The year 2020 has seemed unending for many, many reasons, including the global coronavirus pandemic, the economic recession in the U.S., a fierce election season, and feelings of social isolation as we lockdown in an attempt to keep COVID-19 from spreading. Personally, I don’t know anyone who will not fiercely celebrate the closing of this year.
However, as we come close to the end of 2020, there is one important issue to keep in mind. ‘Tis the holiday season in the U.S., which usually means an increase of fraud.
Beware of Holiday Fraud
Given the increase of online shopping during the COVID-19 pandemic, it stands to reason that there will be a strong online shopping season this holiday season. Additionally, in order to support social distancing and help limit the number of in-store customers, many merchants are offering online shipping with in-store pickup.
Here are some things to be aware of if you plan to shop online:
- Criminals and hackers will heavily target card-not-present shopping channels this year. With hastily created online shops as a result of the pandemic, criminals will be looking for any vulnerabilities in these newly created systems.
- Chargeback fraud is also likely to increase this year. According to Verifi, “Chargeback fraud, otherwise known as friendly fraud, occurs when a cardholder contacts the issuer (rather than the merchant) to dispute a legitimate charge in order to obtain a refund while still keeping the item(s). A cardholder might claim he or she never ordered the item, or that the item in question was never delivered. Whatever the claim, it is very difficult for an issuer to prove anything different than what the cardholder is reporting, and in order to keep the cardholder happy, the issuer will apply a chargeback.”
- Fraudsters will likely be offering too-good-to-be-true holiday offers. Unless an offer comes to you from a trusted source, it’s likely a scam.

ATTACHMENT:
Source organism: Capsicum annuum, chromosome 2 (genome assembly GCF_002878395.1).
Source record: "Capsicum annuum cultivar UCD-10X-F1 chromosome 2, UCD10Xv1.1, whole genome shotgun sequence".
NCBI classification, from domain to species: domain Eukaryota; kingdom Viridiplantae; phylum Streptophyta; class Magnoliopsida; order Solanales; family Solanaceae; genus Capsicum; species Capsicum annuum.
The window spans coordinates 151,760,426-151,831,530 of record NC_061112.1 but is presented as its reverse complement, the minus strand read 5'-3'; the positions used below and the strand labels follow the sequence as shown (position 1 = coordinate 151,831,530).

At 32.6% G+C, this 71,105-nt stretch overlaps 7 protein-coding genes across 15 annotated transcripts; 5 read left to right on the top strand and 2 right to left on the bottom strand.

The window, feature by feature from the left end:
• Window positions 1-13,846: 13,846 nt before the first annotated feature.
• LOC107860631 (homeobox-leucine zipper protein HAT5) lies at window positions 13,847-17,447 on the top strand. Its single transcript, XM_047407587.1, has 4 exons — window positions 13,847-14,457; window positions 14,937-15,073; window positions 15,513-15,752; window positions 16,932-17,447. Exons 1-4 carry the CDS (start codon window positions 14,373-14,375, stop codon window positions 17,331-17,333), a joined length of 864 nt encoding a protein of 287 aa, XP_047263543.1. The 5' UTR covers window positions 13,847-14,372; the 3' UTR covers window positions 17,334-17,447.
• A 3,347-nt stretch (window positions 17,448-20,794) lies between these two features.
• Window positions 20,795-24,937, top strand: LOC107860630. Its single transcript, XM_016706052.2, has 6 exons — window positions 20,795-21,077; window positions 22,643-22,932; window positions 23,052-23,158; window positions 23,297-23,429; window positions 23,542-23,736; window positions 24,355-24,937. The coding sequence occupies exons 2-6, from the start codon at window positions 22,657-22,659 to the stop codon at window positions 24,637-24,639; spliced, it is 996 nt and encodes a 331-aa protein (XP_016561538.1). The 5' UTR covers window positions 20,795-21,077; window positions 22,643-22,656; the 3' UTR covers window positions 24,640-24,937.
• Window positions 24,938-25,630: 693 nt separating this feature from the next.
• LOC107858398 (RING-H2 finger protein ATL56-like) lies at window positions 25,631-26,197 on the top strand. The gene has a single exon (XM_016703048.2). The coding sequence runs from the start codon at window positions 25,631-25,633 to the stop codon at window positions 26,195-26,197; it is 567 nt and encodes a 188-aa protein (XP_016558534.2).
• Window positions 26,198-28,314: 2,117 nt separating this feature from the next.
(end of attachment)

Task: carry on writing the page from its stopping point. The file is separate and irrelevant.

How to Prevent Fraud
I’m sure that all of us can agree that we do not need to add dealing with a stolen identity to our To Do list. Here are some ways to help you prevent holiday fraud from happening to you.
- Don’t fall for online scams. If someone you don’t know or someone with a suspicious email address contacts you requesting money, it’s likely a scam.
- Don’t click on links asking you to update your information. If you have accounts with online retailers and you receive an email saying that your account needs updating, do not click on the link provided. It is likely that you will be connecting to a fraudster who will use your updated account information to cause harm. Instead, go directly to the retailer’s website or call customer service to update your information.
- If you receive a call from someone requesting an end-of-year contribution for a charity, never give your credit card information over the phone. Instead make your contribution on the charity’s website.
- Pay for holiday gifts and services using cash whenever possible.
- If online shopping, use unique, complex passwords to create customer accounts.
- Monitor your bank and credit account(s) online to look for any suspicious activity.
By taking some simple preventative measures, you can help to ensure that you will not fall victim to holiday fraudsters, and you can celebrate the end of 2020 with voracity!